Essays on Hollywood
With successful movies and television miniseries made from several of his novels -- Terms of Endearment, The Last Picture Show, Lonesome Dove, and Hud -- McMurtry writes with an outsider's irony of the industry and an insider's experience. In these essays he illuminates the plight of the screenwriter, cuts a clean, often hilarious path through the excesses of film reviewing, and takes on some of the worst trends in the industry: the decline of the Western, the disappearance of love in the movies, and the quality of the stars themselves.
From his recollections of the day Hollywood entered McMurtry's own life as he ate meat loaf in Fort Worth to the pleasures he found in the Beverly Wilshire Hotel, Film Flam is one of the best books ever written about Hollywood.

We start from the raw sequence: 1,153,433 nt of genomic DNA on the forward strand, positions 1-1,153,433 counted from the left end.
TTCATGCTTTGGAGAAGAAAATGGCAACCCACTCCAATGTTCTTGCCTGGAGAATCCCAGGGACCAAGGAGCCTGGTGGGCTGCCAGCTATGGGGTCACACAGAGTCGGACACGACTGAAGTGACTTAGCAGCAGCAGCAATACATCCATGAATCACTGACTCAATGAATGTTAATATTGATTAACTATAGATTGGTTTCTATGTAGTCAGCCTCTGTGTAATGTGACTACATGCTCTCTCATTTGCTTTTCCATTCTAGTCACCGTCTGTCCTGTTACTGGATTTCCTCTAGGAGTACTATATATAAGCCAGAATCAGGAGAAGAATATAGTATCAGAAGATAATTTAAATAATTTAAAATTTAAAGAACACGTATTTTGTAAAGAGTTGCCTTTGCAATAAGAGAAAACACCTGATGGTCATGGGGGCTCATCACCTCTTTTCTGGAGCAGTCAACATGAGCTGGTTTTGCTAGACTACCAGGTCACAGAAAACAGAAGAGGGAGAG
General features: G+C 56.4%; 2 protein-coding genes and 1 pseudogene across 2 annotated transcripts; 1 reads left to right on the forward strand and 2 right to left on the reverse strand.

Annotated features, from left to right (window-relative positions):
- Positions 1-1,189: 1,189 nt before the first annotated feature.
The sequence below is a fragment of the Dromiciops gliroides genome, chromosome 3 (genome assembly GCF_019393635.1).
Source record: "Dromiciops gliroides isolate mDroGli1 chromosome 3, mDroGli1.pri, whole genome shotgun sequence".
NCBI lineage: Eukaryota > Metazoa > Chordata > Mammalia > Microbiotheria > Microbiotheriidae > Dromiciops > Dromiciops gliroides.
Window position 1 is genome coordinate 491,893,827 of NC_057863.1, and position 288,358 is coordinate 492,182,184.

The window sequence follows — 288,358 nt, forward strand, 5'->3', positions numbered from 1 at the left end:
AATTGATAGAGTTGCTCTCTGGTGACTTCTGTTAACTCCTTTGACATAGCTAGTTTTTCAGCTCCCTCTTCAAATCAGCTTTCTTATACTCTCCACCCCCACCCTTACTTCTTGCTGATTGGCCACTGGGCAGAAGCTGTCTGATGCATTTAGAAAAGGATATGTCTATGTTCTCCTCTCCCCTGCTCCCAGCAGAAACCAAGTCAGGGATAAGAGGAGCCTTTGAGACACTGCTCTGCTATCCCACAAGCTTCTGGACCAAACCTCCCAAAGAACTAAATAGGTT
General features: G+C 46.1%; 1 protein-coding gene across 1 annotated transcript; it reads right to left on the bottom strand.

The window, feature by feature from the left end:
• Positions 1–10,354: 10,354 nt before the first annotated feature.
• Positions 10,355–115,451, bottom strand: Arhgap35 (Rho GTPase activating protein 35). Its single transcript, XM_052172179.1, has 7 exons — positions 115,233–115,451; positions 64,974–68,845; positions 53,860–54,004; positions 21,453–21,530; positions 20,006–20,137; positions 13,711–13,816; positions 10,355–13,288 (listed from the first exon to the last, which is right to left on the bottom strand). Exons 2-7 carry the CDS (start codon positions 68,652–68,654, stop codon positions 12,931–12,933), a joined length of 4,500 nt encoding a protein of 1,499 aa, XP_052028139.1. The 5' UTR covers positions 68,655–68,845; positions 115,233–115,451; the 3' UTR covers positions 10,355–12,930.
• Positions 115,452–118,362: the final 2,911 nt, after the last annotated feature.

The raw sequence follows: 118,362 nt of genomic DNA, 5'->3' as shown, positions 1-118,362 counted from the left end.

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Chapter One: No Clue: Or Learning to Write for the Movies
If one were to make a misery graph of Hollywood, screenwriters would mark high on the curve. Above them one would have to put second-line producers, particularly those educated in the East (it may well be that all second-line producers were educated in the East), and possibly certain publicity people; just below them would come cinematographers, a group that has shown an increasing capacity for morbidity and neurosis since they stopped being plain cameramen. But, in terms of steady, workaday, year-in-year-out dolorousness, the writers have no near rivals. Their gloom may not...
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